Intracavernosol Injection Algorithm

Jeffrey A. Albaugh, MS, APRN, CUCNS


Urol Nurs. 2006;26(6):449-453. 

In This Article

Patient Education

Each patient I see in the clinic who has not previously performed intracavernosal injections is given comprehensive instruction and follow-up. The initial instruction session includes several important steps for education. If the patient is using Edex or Caverject Impulse, he watches the video instruction provided by the appropriate manufacturer. All patients are given both verbal and written instructions on how to prepare and self-inject the medication, side effects, and what to do if problems occur (including priapism, Peyronie's disease, and pain). The client's partner may need to be the one injecting the medication if the client is unable. Manufacturer's written instructions are given to patients who use Edex or Caverject, while the written instructions I developed were created for use with generic prostaglandin or multi-agent compounded medication. Additional written instructions may be available through some of the compounding pharmacies such as the directions supplied by University Compounding Pharmacy (https:// I also developed a supplemental one-page patient education handout for each of the injectable agents to provide a quick, simple reference for patients (see Table 2 ).

After the patient receives written and verbal instructions, a demonstration of the technique for preparing and injecting the medication is done utilizing a prosthetic model of the penis. The final step of teaching is for the patient to return demonstrate appropriate technique for preparing and injecting the actual intracavernosal injection. Any questions are answered and the patient is evaluated for the strength of the erection and adverse side effects (especially pain). The patient is taught to rotate injection sites with each injection and how often he can safely use the injections (Edex and Caverject prescribing guidelines recommend no more than 3 times a week and once in 24 hours to prevent corporal scarring).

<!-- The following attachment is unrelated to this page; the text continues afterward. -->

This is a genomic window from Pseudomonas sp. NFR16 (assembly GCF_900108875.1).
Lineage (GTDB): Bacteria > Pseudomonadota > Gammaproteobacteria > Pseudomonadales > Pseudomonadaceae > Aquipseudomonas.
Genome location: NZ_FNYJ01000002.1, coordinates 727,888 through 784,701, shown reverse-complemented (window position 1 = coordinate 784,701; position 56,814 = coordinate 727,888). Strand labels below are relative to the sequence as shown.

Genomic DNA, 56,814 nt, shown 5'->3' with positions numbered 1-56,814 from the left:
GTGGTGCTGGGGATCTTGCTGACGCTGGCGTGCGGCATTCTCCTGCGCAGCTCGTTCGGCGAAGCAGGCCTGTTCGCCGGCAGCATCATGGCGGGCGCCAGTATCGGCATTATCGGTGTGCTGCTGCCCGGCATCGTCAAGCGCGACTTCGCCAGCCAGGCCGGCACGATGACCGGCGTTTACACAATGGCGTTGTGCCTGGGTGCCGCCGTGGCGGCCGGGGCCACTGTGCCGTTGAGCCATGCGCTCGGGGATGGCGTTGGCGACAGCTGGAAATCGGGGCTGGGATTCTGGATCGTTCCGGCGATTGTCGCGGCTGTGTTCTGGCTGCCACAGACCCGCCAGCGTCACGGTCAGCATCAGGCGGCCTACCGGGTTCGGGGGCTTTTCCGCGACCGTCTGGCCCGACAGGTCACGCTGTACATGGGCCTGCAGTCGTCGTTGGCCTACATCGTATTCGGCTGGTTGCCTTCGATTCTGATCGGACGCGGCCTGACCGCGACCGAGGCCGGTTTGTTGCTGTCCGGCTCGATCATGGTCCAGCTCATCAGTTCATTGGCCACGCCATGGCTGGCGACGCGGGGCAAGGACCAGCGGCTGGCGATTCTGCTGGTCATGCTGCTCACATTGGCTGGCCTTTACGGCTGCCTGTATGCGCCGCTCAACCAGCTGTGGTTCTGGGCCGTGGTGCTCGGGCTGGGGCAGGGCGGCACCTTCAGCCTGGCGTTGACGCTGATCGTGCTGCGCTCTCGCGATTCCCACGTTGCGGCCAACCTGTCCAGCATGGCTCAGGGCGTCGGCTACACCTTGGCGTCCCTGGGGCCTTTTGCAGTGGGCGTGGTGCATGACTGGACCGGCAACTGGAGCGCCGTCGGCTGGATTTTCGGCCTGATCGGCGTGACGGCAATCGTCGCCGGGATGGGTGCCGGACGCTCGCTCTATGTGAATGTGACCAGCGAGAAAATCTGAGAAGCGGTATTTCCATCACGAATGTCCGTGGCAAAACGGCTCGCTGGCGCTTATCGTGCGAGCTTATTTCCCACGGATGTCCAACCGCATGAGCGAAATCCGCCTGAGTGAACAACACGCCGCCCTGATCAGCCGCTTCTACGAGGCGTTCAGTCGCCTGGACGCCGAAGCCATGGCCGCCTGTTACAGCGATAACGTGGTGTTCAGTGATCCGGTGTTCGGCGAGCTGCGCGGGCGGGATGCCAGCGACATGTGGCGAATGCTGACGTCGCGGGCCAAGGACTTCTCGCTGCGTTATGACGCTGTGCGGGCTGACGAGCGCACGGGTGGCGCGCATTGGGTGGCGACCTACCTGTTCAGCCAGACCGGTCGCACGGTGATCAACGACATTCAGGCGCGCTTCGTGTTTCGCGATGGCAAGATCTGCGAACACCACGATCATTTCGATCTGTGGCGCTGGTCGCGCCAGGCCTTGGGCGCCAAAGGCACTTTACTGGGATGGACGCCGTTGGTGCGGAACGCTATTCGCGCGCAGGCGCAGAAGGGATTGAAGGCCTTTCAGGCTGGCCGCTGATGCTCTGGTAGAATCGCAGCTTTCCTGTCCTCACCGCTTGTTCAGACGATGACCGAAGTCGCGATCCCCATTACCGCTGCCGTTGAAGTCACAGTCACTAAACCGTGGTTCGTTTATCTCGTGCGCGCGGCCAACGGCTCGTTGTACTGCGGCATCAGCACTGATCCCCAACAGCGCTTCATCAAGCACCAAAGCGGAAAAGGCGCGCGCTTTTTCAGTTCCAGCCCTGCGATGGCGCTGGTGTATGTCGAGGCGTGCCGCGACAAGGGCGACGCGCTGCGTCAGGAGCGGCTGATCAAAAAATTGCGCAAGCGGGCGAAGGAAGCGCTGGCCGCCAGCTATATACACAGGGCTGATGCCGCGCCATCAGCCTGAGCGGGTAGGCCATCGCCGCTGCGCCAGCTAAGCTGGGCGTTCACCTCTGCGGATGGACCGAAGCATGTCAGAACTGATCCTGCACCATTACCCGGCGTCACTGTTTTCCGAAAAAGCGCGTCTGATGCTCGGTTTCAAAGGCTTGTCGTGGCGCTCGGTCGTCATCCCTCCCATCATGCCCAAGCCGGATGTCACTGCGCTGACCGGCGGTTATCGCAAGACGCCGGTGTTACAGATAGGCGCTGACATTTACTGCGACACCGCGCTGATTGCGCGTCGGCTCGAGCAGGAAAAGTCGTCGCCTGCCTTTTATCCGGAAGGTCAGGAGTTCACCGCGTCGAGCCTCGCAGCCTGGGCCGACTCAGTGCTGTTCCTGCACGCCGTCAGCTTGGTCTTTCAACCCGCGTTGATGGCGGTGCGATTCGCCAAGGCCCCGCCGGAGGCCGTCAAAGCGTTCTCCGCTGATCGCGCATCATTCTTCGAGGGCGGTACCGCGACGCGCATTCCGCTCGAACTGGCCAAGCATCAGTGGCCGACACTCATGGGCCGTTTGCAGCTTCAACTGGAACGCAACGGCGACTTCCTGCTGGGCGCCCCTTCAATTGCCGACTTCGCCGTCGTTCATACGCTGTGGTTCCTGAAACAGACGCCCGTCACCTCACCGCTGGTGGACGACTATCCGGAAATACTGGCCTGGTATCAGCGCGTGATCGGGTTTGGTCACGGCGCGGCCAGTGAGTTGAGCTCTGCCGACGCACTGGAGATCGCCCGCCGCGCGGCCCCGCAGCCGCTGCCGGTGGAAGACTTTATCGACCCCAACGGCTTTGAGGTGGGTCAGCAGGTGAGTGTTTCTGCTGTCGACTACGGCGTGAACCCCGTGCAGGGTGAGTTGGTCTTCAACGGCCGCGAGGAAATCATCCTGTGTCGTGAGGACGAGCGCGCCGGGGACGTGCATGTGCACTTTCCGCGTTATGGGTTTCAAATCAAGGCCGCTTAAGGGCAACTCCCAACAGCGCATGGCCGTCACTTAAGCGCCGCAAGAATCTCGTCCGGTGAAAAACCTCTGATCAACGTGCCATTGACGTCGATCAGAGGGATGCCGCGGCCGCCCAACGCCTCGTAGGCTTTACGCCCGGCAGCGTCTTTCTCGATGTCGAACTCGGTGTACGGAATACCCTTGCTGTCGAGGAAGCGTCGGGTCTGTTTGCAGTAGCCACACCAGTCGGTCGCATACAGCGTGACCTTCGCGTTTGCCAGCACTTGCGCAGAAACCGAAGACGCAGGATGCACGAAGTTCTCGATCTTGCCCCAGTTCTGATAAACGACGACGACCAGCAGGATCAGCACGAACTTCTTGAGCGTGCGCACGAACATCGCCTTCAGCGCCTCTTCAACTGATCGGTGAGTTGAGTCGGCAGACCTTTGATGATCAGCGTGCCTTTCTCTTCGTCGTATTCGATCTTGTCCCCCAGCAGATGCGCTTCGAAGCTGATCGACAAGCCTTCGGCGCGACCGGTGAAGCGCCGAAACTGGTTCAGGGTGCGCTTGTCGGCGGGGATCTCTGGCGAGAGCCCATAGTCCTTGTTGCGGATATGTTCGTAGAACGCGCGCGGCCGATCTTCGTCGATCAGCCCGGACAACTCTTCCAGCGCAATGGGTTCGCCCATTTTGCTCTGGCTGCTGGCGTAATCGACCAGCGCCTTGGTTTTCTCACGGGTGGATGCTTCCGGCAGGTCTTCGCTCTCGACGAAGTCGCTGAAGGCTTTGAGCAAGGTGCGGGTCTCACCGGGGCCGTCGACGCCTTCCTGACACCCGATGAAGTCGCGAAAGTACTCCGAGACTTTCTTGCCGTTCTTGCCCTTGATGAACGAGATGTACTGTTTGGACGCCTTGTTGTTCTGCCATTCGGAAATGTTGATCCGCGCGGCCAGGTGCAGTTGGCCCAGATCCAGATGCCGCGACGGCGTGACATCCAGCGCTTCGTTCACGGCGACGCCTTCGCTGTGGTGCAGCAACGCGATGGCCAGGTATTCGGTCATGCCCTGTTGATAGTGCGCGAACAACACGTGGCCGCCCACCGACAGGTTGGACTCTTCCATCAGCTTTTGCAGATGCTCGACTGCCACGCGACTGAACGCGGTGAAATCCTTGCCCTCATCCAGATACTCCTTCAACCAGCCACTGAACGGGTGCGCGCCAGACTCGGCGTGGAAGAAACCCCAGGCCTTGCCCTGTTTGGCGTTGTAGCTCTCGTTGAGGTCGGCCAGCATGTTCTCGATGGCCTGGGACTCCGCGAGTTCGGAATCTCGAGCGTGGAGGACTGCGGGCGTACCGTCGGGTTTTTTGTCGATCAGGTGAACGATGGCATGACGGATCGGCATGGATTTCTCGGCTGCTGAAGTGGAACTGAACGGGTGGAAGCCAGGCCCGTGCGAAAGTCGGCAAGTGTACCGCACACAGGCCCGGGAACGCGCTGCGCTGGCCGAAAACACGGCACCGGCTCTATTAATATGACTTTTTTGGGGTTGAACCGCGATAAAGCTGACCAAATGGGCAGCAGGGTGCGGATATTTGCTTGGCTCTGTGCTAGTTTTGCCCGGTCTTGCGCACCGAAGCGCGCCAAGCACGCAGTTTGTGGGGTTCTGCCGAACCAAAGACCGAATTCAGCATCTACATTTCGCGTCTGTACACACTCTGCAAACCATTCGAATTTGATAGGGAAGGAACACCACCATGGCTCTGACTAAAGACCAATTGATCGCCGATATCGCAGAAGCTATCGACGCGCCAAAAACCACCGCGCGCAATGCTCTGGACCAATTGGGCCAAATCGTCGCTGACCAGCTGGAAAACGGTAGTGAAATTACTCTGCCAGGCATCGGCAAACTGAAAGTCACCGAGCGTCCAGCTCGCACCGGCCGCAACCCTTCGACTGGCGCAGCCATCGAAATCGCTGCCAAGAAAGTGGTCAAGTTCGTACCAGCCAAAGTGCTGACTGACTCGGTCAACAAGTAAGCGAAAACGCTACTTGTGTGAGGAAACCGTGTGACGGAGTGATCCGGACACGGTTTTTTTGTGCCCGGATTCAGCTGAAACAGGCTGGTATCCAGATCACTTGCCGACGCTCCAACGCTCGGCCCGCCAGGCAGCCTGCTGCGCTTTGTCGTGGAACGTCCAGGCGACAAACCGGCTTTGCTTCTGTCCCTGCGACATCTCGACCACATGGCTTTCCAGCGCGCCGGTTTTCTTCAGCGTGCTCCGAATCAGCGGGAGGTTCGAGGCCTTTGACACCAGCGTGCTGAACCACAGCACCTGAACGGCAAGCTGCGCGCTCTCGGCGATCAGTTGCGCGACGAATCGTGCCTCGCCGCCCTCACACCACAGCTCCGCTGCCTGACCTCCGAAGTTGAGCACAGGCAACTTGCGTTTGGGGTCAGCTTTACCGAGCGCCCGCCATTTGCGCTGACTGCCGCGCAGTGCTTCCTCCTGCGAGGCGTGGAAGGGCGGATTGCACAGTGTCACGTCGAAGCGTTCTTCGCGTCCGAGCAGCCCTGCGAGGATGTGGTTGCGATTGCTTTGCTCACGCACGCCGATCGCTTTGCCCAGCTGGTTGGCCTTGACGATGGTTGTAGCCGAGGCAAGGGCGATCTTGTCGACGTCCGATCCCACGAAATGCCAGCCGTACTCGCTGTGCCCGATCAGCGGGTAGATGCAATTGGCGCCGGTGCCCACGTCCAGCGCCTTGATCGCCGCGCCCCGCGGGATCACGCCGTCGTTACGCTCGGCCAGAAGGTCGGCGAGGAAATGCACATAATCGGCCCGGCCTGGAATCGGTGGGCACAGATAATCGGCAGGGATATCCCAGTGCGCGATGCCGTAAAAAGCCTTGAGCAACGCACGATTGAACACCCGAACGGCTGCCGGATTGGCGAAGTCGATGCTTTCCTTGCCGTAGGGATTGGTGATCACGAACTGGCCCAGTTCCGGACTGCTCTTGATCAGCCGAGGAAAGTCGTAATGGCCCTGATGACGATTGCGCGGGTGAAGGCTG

The patient is given contact information for the advanced practice nurse and told to report back on how the injection therapy went at home with the determined next doses of injections. Contact information is also obtained from the patient for followup purposes and it is essential to communicate with patients after they have initiated treatment at home. Often patients may have questions or concerns about the injections or dose titration and they always appreciate the followup communication to ensure they are progressing with the treatment appropriately. Some clinicians may prefer to do further titrating of medications in the clinic and additional instruction may be needed for patients when they switch to different agents.

The patient is instructed to come to the clinic (if during normal clinic hours) or go to the emergency room if he develops priapism lasting greater than 2 to 3 hours. Some clinics may prescribe Brethine® (terbutaline) 5 mg tablets (one to two tablets) for priapism to try and resolve the problem and possibly avoid the trip to the emergency room. The patient takes the terbutaline tablets and waits approximately 45 minutes to see if the erection begins to resolve and becomes easily bendable. If this oral medication does not work, the patient must go to the emergency room for treatment (typically an injection of phenylephrine 0.1 mg/ml).


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